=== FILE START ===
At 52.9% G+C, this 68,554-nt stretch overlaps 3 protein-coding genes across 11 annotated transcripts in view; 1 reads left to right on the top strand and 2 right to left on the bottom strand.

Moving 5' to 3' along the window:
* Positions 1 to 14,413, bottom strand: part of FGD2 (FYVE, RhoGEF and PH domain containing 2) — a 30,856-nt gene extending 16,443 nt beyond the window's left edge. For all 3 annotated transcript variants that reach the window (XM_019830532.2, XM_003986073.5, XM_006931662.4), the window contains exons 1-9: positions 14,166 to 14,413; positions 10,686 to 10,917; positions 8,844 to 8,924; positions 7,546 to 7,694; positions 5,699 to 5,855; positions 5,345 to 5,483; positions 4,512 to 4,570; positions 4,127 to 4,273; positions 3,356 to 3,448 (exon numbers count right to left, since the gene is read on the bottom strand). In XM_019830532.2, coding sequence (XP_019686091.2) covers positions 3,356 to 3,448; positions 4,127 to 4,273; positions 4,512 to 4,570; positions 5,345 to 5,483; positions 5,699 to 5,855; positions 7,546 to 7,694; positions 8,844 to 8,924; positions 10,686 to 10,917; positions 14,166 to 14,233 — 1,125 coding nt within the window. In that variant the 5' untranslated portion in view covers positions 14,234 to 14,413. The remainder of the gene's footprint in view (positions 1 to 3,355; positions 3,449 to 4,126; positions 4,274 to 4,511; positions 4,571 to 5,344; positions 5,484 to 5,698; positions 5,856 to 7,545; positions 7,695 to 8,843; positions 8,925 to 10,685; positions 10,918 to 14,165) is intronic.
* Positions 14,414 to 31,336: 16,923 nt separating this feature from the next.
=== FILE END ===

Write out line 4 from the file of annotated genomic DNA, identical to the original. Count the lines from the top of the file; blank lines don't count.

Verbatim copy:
* Positions 14,414 to 31,336: 16,923 nt separating this feature from the next.